Virtual and remote laboratories

Virtual labs are opening up access to students in schools that can't afford expensive lab equipment. With simulations and remote access to laboratories, students can run experiments from anywhere. But these labs won't be springing up overnight, said Jan Morrison, project director at Washoe County School District in Nevada and a Horizon Report advisory board member.

"It's going to take some time. Nothing happens fast in education," Morrison said. "We've been working on this for years, trust me. So I think it's in the right place on the horizon, but I'm just glad to see it out there." 

Your take

Now that you've heard about the six technologies in this year's report, what technologies do you think will make it into the mainstream?


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Tanya Roscorla

Tanya Roscorla covers education technology in the classroom, behind the scenes and on the legislative agenda. Likes: Experimenting in the kitchen, cooking up cool crafts, reading good books.

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on Jun 6, 2013
This list starts to look too familiar year-after-year. Look at mobiles and cloud computing. While "emerging" at one time, they should not be anymore and they are not moving into the adoption phase as fast as you'd think. Cloud computing doesn't just mean using Google Apps. That can not be on the radar for the next 10 years while education tried to figure out how to implement and fund those solutions. Mobile too as advances are rapid. If you look back to 2010 report, should these items be moving from lower right of the table into the upper left? They are not and it almost appears to be a wish list for new tech in school. Aug Reality on the 4/5 year block for 2010 and not on this year's list? A big one I think has always been missing is eTextbooks.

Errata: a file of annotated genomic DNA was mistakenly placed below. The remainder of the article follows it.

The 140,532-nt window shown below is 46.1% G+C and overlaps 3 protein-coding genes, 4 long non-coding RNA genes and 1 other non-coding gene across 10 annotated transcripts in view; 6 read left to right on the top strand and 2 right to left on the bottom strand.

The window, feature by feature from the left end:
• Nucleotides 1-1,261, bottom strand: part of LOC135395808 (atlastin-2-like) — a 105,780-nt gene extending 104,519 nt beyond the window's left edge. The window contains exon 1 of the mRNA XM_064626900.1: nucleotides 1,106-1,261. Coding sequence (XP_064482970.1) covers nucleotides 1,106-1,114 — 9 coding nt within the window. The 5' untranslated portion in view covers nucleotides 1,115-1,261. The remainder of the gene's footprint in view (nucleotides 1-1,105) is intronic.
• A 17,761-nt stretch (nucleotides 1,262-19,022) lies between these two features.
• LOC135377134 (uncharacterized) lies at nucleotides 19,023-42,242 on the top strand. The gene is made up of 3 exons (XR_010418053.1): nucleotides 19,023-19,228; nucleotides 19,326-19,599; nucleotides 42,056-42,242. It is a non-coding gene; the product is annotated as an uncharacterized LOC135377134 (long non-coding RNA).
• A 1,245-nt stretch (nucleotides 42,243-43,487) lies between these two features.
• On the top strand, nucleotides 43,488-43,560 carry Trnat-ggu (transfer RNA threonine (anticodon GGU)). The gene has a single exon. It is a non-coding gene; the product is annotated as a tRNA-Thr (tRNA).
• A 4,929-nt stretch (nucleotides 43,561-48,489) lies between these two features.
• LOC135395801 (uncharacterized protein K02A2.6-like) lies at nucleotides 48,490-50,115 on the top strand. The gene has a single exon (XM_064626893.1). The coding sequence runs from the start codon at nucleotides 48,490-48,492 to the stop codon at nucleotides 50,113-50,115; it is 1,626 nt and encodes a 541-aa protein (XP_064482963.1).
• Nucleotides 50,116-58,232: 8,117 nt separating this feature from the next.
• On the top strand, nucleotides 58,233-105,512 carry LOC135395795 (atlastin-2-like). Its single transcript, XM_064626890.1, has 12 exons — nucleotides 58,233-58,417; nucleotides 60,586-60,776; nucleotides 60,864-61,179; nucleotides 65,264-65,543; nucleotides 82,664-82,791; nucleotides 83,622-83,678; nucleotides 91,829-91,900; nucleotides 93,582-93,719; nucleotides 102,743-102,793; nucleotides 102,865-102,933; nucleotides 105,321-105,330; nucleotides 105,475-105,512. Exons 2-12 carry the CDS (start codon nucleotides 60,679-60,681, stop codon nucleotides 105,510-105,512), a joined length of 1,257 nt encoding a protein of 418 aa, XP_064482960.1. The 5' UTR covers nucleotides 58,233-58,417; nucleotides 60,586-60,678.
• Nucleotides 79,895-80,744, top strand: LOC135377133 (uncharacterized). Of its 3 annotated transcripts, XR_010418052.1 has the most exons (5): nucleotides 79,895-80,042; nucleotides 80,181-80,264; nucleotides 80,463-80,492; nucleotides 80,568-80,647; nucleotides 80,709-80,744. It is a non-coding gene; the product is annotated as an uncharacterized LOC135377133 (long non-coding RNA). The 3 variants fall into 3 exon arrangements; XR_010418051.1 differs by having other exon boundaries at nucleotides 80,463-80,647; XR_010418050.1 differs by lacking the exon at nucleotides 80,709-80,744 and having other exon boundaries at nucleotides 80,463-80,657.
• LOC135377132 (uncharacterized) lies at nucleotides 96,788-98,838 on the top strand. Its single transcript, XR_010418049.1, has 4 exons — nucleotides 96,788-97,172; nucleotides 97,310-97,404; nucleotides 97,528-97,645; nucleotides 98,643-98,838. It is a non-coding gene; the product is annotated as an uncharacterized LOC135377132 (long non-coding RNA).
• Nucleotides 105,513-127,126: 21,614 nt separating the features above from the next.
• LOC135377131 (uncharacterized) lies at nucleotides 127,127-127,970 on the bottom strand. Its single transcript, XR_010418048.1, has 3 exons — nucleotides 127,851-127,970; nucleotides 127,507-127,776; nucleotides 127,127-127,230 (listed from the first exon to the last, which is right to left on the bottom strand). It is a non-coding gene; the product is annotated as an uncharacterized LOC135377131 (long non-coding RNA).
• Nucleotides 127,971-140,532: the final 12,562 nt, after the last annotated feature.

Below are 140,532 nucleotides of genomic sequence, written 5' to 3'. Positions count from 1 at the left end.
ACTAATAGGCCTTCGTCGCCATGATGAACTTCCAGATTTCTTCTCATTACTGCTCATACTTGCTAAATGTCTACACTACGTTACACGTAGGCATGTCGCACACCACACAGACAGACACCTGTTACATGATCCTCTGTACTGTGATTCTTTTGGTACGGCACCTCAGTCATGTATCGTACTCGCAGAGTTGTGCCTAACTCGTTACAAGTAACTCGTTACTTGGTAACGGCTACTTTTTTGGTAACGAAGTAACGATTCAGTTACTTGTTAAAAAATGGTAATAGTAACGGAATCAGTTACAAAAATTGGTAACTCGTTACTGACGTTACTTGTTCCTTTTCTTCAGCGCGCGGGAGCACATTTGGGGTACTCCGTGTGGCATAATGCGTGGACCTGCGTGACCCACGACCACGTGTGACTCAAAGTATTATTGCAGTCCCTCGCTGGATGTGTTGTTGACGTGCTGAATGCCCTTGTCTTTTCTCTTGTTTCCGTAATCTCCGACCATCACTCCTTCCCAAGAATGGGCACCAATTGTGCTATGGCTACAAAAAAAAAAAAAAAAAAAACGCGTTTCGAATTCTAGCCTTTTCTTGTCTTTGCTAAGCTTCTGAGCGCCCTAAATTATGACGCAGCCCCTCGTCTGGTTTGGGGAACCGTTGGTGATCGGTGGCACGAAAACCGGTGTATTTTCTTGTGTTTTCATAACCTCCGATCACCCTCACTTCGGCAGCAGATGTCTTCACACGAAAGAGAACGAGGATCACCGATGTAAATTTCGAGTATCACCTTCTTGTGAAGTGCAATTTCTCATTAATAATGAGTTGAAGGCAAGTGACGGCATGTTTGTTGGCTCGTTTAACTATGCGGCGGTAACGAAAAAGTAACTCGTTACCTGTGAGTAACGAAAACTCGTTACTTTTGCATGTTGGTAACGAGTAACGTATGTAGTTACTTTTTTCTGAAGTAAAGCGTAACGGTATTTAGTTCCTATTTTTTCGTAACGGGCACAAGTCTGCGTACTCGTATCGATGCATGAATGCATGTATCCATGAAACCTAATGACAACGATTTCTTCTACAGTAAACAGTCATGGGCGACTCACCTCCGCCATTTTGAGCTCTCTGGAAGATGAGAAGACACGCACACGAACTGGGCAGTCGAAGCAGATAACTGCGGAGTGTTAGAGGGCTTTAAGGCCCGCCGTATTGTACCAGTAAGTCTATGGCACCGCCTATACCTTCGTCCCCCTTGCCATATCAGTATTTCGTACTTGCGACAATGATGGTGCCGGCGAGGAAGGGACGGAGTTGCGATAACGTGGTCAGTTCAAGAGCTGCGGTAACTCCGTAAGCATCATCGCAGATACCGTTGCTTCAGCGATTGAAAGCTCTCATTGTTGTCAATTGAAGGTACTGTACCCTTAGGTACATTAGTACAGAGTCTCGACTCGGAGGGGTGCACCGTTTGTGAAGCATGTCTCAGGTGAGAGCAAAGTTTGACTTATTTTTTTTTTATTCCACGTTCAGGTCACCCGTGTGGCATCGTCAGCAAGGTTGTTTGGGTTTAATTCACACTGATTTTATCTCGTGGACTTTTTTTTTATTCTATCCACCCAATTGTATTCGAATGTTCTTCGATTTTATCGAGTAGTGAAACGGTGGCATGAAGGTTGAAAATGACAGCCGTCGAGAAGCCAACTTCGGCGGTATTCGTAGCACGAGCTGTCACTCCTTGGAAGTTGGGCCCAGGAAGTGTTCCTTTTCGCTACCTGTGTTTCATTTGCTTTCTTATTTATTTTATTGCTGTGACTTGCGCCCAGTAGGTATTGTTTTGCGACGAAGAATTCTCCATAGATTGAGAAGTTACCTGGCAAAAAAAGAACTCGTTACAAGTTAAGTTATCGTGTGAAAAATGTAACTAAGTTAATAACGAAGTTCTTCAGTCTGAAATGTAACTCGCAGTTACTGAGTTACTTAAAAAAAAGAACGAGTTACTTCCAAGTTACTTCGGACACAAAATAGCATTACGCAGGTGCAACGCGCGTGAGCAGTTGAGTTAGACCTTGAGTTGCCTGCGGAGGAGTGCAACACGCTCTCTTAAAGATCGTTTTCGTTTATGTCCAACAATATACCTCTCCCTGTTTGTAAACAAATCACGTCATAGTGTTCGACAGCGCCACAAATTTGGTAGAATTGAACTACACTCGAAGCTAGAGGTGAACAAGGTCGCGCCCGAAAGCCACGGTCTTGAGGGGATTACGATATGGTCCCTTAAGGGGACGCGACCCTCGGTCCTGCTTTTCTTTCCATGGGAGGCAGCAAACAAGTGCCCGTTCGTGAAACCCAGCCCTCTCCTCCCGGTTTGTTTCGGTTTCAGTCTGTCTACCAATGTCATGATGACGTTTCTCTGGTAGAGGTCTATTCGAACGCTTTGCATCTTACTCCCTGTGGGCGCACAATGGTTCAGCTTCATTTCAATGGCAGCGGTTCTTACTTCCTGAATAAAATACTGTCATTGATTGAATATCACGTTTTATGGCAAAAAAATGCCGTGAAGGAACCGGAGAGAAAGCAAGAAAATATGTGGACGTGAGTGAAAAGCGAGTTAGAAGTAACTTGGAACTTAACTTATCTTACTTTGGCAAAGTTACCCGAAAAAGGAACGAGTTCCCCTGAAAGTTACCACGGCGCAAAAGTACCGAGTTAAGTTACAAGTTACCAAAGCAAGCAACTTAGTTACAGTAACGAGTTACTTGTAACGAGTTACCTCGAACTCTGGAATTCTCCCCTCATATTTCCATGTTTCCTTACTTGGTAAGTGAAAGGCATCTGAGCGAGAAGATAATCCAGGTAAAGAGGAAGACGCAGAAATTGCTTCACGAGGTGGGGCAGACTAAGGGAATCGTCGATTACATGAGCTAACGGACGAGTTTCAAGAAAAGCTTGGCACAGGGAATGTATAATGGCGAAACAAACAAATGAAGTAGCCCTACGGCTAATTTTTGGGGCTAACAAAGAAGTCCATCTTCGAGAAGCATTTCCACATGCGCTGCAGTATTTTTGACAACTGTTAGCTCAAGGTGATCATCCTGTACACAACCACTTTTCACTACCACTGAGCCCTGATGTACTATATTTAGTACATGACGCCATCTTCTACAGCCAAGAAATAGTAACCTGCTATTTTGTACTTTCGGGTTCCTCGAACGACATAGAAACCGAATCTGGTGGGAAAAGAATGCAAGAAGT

on Jun 12, 2013
@Brian Thanks so much for your thoughtful comment! You're right, these technologies aren't moving much. Some advisory board members say that just because they're on the list doesn't mean they will be adopted, especially if they're in the far-term horizon. So that's why we see technologies such as augmented reality fall off the list.
on Jun 12, 2013
I think Open Content will definitely make it mainstream especially when you think about what Google have delivered. This includes the word processing suite, YouTube (free access to educational tutorials available too). Young pupils will most likely benefit from gaining easy access to content to support their education. MyLi, the YouTube for Ebooks has realised this and is now working with children's and academic publishers to ensure that this technological momentum continues in favour of students.
on Jun 13, 2013
@Eric Thanks for stopping by! It'll be interesting to see what happens over the next two or three years with open content.
on Jul 29, 2013
I am a geek and sometimes I think people forget to ask the question should we use this instead of cool tool --we have to use it. Education has changed and needs to change more. Yes, students need to learn new technology but they still need to learn some of the technology that has been around for quite awhile. They need to learn to incorporate it into their lives. Using it doesn't mean you know how to use it effectively or efficiently. Plus, we need to make sure we guard some of the things in the past like how to talk and interact with other humans; after all, that is what makes us human. I see students who can only socialize through texting. I admit that sometimes I would rather text than talk, but I see students who do not know basic skills. Saying, well that is just the culture is passing the buck. I know I get all excited when a new tech thing comes out but we need to think about how to use it to improve ourselves. Having toys doesn't mean we should always use them.